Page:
Science Building Named for Norman Hackerman, Esteemed Chemist and President Emeritus

Jan. 13, 2009

AUSTIN, Texas — The newest science building now being built on The University of Texas at Austin campus will be named in honor and memory of Dr. Norman Hackerman, chemist, professor and president emeritus.

The Norman Hackerman Building will house state-of-the-art classrooms and teaching labs for organic chemistry, research labs for faculty from the Department of Chemistry and Biochemistry, the Center for Learning and Memory and the Institute for Neuroscience and administrative offices for the School of Biological Sciences.

Norman Hackerman
Dr. Norman Hackerman

It replaces the original Experimental Sciences Building, which itself was a center of science research when it originally opened in 1952.

"By naming this new building after Norm Hackerman we are forever honoring one of the most influential figures in the history of our university," said William Powers Jr., president of The University of Texas at Austin. "Dr. Hackerman was a visionary leader, a superb scientist and a compelling advocate for higher education. This building will be an enduring symbol of his legacy."

Hackerman, who died in 2007 at the age of 95, had a long and highly esteemed professional life, a substantial portion of which was spent at The University of Texas at Austin. He joined the faculty in 1945 as assistant professor of chemistry and was an immediate agent for change. He had the first research grant at the university and was the first person to promote the university as an economic engine for the state.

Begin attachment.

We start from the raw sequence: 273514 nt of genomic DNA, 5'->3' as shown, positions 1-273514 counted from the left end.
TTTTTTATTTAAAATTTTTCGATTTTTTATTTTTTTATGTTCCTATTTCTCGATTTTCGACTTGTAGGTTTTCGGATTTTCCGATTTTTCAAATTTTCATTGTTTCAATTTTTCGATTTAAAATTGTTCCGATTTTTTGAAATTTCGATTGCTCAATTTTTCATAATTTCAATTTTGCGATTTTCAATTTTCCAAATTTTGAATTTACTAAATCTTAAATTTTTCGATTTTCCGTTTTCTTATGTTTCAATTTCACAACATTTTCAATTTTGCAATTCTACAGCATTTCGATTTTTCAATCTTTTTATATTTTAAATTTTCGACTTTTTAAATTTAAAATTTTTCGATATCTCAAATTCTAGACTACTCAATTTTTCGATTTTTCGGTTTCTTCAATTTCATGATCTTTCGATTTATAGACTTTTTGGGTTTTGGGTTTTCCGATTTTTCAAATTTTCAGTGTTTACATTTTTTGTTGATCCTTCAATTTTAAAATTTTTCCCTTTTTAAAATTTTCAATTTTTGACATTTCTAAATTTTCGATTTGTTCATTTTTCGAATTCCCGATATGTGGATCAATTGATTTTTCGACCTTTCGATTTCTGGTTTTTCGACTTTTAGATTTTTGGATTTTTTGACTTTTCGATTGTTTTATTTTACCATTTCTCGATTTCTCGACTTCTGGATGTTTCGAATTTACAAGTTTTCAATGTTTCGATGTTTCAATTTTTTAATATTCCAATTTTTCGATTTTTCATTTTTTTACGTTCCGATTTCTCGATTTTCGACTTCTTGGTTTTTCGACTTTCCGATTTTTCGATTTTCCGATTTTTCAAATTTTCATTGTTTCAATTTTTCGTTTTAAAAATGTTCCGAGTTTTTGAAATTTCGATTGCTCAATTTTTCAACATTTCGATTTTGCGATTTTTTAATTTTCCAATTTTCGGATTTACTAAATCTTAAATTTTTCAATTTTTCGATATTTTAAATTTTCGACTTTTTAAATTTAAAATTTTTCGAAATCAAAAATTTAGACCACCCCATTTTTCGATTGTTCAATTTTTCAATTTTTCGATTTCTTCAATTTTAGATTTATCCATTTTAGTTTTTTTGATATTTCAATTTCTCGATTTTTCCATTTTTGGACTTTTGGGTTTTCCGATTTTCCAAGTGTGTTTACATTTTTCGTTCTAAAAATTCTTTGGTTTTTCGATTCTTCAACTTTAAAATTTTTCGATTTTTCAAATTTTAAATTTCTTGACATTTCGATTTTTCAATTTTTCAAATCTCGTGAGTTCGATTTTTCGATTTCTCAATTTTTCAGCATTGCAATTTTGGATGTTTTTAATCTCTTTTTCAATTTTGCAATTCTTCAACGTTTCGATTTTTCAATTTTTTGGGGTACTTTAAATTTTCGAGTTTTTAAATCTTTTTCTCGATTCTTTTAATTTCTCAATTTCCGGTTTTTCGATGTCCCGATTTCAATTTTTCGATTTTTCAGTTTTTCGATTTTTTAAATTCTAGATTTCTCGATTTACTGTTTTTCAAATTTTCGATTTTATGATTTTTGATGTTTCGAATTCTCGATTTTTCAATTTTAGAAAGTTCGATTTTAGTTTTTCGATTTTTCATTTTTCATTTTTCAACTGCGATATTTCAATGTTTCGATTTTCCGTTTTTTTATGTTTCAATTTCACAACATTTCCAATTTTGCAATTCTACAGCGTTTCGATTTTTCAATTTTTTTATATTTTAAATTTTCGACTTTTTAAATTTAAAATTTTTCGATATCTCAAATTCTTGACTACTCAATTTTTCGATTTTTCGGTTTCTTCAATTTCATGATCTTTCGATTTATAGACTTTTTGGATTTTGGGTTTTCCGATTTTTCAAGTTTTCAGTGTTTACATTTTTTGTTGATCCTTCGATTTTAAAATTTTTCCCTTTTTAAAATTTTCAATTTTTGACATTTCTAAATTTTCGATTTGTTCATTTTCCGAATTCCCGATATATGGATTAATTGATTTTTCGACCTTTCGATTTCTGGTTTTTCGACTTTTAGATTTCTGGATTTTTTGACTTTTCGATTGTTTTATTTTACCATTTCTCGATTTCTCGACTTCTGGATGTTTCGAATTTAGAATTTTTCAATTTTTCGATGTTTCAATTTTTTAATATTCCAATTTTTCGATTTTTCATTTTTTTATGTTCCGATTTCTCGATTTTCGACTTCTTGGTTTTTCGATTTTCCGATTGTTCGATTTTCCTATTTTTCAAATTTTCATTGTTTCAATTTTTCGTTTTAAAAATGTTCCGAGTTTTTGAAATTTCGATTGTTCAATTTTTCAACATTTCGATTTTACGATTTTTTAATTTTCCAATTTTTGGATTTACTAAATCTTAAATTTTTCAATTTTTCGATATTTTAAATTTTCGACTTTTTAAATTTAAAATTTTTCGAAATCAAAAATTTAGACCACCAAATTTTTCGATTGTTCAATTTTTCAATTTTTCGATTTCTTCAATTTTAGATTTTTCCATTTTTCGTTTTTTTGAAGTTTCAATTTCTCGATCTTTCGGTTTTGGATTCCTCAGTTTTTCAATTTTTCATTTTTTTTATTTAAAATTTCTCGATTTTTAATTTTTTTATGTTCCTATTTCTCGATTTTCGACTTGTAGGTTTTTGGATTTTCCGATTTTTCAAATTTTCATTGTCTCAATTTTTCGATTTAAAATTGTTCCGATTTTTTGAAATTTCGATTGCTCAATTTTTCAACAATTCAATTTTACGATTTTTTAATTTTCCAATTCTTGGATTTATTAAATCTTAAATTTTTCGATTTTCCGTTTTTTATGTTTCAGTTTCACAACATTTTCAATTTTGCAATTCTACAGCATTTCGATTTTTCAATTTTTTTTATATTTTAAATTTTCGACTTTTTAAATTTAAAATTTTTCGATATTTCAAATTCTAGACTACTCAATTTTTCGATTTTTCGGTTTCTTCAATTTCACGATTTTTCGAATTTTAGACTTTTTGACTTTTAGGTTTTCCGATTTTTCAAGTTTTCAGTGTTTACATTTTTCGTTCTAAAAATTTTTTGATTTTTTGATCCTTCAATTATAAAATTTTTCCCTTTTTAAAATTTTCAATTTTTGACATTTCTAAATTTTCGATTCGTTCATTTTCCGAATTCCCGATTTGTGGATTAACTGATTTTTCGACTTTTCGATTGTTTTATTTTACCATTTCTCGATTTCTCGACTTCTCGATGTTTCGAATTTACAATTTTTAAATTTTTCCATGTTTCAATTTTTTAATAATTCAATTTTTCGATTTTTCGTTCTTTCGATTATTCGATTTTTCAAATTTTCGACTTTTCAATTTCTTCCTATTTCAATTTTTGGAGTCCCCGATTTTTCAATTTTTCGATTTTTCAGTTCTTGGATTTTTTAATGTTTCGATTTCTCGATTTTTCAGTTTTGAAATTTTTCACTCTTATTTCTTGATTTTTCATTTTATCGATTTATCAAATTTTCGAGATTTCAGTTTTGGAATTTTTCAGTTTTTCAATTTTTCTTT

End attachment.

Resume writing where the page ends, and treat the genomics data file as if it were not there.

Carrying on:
"Norm Hackerman was an amazing scientist, leader, educator and friend," says Mary Ann Rankin, dean of the College of Natural Sciences, "and the new building embodies his forward-thinking ideals. It is the perfect honorarium for a great man."

Rendering of the east view of the new Norman Hackerman Building
A rendering of the new Norman Hackerman Building, now under construction. The building will replace the Experimental Sciences Building on the corner of 24th and Speedway streets.

The Hackerman Building, designed by CO Architects, is to be a catalyst for collaboration among research groups and integration of various sciences. Laboratories and classrooms will support cutting-edge research and education, while plazas, porches and galleries will promote social activity and connectivity.

If funding becomes available, the building may also become one of the "greenest" buildings on campus, potentially featuring rooftop solar panels and a green roof. The solar array will be used to heat water and could be the largest solar hot water array in the state of Texas.

Hackerman was chairman of the Chemistry Department from 1952 to 1962. He was later appointed vice president and provost, vice chancellor of academic affairs at the University of Texas System, and finally, president of The University of Texas at Austin, where he served from 1967 to 1970. In 1970, he was appointed president of Rice University where, over 15 years, he is credited with transforming that institution.

Hackerman was inducted into the Texas Hall of Fame for Science, Mathematics, and Technology. He was a member of the National Academy of Sciences and the American Academy of Arts and Sciences. Among his many honors are the American Institute of Chemists' Gold Medal, the Charles Lathrop Parsons Award of the American Chemical Society, the Vannevar Bush Award of the National Science Board and the National Medal of Science. Hackerman continued teaching freshman chemistry and directing a research group throughout his administrative career and beyond.